The rear monoshock can be easily adjusted to suit your own style and comfort, as with any bike in the Softail range.

Low Rider comes in close to the Softail range entry-level and will suit regular sized guys and gals (up to about 180cm) as well as those keen on further customisation. And when you’re trying out your new Softail, be sure to test them all. It’s a very personal choice and if the Low Rider is not for you, there are eight others (and counting) to choose from.

At home and in good company. Test bike in Picton. (RE)

Test Bike:

MY18 Harley-Davidson Low Rider
107ci Milwaukee-Eight engine (1,745 cc) with optional Stage 1 Screamin’ Eagle performance kit.
Priced from $24,250
Stage 1 kit fitted: poa



Test bike supplied by Harley-Heaven Western Sydney
70 Sunnyholt Road,
Blacktown, New South Wales 2148

13 January 2018

Cuban Harleys, Mi Amor



Not just a book about motorcycles
Cuba: Exotic. In transition. Thrilling.

Cuba from the perspective of a small, unique subculture. 50 portraits of people who have resisted the embargo for a long time and have kept their Harley-Davidson motorcycles neat and tidy.

In 1967, the Government ordered all Police Harleys be buried in a hole in a prison in Santiago de Cuba for ideological reasons. Then, in the 70s and 80s, spare parts were nowhere to be found, so Cuban Harlistas cannibalized parts from Russian cars and adapted them according to their needs – pistons from Ladas and valves from Kamas, while exhaust pipes were made from old transformers.



A Harley was only worth a tip, nobody wanted these big and expensive bikes. Especially not in the “Periodio Especial” following the fall of the Socialist bloc, when an economic crisis almost drove the country to its knees, famine ruled and gas was unaffordable.

Against all odds, “Harlistas” defended their ancient machines which served them so well. In time, the American bikes regained their public reputation as means of transportation as well as a status symbol. The owner exudes not only self confidence but also exclusivity, a fact not to be underestimated in the macho country that is Cuba.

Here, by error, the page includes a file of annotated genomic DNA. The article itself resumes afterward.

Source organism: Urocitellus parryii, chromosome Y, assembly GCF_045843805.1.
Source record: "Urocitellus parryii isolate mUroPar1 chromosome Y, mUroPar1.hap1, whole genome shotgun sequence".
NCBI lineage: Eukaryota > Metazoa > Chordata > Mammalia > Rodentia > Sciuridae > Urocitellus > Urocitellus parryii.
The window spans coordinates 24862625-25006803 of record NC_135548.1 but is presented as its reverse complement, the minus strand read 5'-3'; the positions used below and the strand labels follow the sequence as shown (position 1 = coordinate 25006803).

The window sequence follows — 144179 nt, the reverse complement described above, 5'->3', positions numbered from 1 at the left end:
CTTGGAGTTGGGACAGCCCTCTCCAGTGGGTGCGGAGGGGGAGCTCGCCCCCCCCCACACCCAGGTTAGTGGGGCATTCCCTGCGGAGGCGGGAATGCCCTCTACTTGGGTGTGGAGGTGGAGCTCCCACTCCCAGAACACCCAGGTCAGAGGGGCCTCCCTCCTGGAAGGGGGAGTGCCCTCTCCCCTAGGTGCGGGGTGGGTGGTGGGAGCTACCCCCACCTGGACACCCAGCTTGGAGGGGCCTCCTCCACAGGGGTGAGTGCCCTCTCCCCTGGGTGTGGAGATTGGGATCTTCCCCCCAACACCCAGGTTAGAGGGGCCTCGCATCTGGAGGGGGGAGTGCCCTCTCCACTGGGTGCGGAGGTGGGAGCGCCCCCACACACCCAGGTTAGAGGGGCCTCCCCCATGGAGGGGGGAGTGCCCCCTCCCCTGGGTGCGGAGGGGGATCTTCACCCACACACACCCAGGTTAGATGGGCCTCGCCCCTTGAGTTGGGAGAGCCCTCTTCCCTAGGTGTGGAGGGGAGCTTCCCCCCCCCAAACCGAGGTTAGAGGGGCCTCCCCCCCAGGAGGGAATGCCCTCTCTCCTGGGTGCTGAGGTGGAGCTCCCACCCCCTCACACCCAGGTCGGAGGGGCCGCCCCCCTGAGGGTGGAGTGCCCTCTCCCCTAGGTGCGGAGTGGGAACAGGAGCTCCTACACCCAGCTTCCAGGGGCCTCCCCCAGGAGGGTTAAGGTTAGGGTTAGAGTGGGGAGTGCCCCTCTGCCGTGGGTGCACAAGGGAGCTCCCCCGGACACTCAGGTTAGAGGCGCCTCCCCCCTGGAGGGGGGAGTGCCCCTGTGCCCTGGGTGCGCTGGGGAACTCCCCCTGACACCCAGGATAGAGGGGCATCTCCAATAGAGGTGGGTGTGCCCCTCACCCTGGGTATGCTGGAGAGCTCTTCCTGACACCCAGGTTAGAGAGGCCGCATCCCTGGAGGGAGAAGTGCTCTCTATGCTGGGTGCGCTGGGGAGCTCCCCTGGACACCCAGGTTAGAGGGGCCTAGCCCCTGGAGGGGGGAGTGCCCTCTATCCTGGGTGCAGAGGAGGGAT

Ernesto Guevara-March
They tell readers about their bikes, but most of all about their country

These 50 portraits taken by Italian photographer Max Cucchi, were produced over a ten-year span and illustrate these beautiful motorcycles in archetypical Cuban settings. However, what these images also reveal are the owners in their private environment: In the living room, on the field, in the center of Havana, and of course, in their garages.

They tell us about their machines, but most of all about their country - about the problems, the difficulties which they have to face every day. You will get to know a lot about Cuba and about the people who live there, about their perseverance, their slyness, their passion and their tenacity.

Those who still want to get to know the “old” Cuba have come to the right place. Cuban Harleys, Mi Amor, is an entertaining history lesson. With this book and its beautiful images, readers are transported via the American Harley Davidson iron hogs, which page by page show the Cuban reality, (English, Spanish and German) which above all tell us one thing: What Cuba is really like.

Cuban Harleys, Mi Amor. 
Backroad Diaries Publishers. 172 pages, Trilingual: English, Spanish, German, hardcover, 35 Dollar. ISBN: 9783981602340. Available: www.backroad-diaries.de, Amazon.

Website: www.backroad-diaries.de

Facebook: backroad-diaries und Cuban Harleys, Mi Amor.

Contakt: cuba@backroad-diaries.de, Publisher direct: (+49) 151 – 19660291